Drug sentencing laws need reform

It’s unusual to find defense attorneys, police officers and prosecutors all in agreement with one another. But last Friday, a coalition of leaders from a wide variety of institutions announced a plan to enact sweeping drug sentencing reforms in Minnesota.

The plan would lower several mandatory minimum drug sentences, allow more drug offenders to participate in early release programs and introduce addiction rehabilitation programs for low-level, nonviolent drug offenders while homing in on “kingpin” drug dealers. It would also create harsher penalties for those with large quantities of marijuana and for offenders with “aggravating factors,” such as the possession of a firearm.

Drug sentencing reform is long overdue in Minnesota. Mandatory minimum sentences are a driving factor in perpetuating mass incarceration in our state and across the country.

Mass incarceration disproportionately affects communities of color. Thirty-seven percent of Minnesota’s prison population is black, despite the fact that African-Americans only make up 6 percent of our state’s population as a whole.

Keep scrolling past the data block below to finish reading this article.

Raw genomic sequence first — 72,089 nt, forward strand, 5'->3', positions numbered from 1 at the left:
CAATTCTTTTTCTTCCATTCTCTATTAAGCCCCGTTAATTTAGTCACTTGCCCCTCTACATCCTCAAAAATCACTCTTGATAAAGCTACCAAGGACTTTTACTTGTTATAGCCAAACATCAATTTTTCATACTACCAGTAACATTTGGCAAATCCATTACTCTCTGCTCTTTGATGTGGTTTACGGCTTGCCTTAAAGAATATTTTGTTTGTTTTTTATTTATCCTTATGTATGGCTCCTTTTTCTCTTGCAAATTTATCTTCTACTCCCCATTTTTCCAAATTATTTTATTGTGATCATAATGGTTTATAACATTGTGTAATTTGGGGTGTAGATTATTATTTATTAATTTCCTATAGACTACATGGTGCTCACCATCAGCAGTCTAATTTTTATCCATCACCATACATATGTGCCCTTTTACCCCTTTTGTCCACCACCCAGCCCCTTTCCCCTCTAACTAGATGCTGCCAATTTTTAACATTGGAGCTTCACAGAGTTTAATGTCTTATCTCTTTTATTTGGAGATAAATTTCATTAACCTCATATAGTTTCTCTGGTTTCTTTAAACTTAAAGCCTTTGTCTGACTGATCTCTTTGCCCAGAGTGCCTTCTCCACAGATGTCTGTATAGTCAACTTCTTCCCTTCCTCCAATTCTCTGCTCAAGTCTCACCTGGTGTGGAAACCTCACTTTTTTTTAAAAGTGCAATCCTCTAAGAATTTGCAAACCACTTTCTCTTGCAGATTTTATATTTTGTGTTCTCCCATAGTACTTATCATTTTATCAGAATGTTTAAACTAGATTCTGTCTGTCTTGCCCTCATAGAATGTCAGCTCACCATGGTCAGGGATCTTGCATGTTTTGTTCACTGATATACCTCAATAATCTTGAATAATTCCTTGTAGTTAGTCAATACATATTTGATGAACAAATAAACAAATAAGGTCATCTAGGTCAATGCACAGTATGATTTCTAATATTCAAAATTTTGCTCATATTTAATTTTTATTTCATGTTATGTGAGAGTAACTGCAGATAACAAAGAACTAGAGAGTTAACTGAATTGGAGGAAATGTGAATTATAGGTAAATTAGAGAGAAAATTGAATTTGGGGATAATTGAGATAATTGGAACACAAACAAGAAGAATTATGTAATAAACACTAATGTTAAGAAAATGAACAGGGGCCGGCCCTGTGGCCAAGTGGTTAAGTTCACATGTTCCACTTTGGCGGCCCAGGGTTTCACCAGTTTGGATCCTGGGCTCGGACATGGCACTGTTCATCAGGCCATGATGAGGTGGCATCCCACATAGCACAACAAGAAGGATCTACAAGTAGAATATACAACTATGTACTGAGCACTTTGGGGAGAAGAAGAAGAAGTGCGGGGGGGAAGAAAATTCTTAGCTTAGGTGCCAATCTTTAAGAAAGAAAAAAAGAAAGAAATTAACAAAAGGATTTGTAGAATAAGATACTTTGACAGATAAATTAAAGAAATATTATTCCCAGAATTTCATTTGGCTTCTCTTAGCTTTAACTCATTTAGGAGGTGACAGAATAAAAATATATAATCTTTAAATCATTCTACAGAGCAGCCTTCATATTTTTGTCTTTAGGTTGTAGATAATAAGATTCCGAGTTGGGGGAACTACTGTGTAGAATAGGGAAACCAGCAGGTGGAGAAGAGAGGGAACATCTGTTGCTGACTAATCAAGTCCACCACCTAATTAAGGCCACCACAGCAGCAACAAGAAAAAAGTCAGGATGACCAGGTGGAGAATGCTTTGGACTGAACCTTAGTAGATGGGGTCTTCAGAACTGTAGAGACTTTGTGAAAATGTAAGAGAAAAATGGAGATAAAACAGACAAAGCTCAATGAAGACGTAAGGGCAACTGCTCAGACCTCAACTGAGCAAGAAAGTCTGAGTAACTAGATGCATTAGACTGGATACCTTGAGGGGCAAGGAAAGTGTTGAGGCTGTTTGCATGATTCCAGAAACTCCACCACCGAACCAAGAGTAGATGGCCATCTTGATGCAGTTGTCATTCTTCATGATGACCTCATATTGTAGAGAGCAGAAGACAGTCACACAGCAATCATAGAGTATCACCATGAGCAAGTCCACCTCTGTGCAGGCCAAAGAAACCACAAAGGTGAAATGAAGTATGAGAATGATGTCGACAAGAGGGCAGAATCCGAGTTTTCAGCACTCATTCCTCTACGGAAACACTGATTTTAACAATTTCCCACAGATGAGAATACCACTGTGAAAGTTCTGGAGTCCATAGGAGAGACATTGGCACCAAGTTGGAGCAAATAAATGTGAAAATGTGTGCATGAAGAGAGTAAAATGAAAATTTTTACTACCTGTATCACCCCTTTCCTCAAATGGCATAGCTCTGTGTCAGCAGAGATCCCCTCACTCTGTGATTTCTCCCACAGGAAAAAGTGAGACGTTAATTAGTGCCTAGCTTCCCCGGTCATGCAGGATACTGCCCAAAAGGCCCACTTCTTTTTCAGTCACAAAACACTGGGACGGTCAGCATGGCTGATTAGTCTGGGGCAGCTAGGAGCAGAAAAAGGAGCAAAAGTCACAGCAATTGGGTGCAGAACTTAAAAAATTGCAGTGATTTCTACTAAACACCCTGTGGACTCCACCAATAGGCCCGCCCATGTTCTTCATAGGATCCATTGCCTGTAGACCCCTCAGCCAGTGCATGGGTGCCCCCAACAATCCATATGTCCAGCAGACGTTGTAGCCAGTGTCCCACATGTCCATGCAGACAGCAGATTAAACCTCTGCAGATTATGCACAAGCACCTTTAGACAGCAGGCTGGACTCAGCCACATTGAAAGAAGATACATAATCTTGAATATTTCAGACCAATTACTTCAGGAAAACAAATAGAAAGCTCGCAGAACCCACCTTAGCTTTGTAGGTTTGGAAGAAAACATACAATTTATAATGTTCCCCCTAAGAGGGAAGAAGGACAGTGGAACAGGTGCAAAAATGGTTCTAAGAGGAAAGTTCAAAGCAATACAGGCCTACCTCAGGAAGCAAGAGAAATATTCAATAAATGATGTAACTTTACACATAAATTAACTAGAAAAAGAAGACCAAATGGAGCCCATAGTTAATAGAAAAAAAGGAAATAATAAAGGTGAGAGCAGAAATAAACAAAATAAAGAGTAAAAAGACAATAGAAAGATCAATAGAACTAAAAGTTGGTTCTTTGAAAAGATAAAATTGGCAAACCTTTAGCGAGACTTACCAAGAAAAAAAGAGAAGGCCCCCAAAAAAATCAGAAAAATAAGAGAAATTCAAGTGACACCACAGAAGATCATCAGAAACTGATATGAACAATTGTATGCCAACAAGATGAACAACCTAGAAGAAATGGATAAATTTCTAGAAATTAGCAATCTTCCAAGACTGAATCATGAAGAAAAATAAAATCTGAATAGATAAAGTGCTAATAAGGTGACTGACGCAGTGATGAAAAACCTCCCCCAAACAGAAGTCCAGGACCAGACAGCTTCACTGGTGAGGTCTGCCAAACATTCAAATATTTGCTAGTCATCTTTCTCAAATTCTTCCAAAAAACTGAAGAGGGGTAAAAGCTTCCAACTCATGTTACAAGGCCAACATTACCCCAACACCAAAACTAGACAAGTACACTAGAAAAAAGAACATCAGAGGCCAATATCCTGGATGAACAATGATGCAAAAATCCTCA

While the proposals for rehabilitation programs and lower mandatory minimum sentences are exceedingly important, the most impressive aspect of Friday’s reform package was the degree of compromise between criminal justice groups that oftentimes oppose one another.

We urge legislators to adopt a similar attitude toward cooperation and compromise in order to work across the aisle to pass comprehensive criminal justice reform. They should seek not only to lower incarceration rates but also to help restore justice for those communities which mandatory minimum drug sentences disproportionately affect.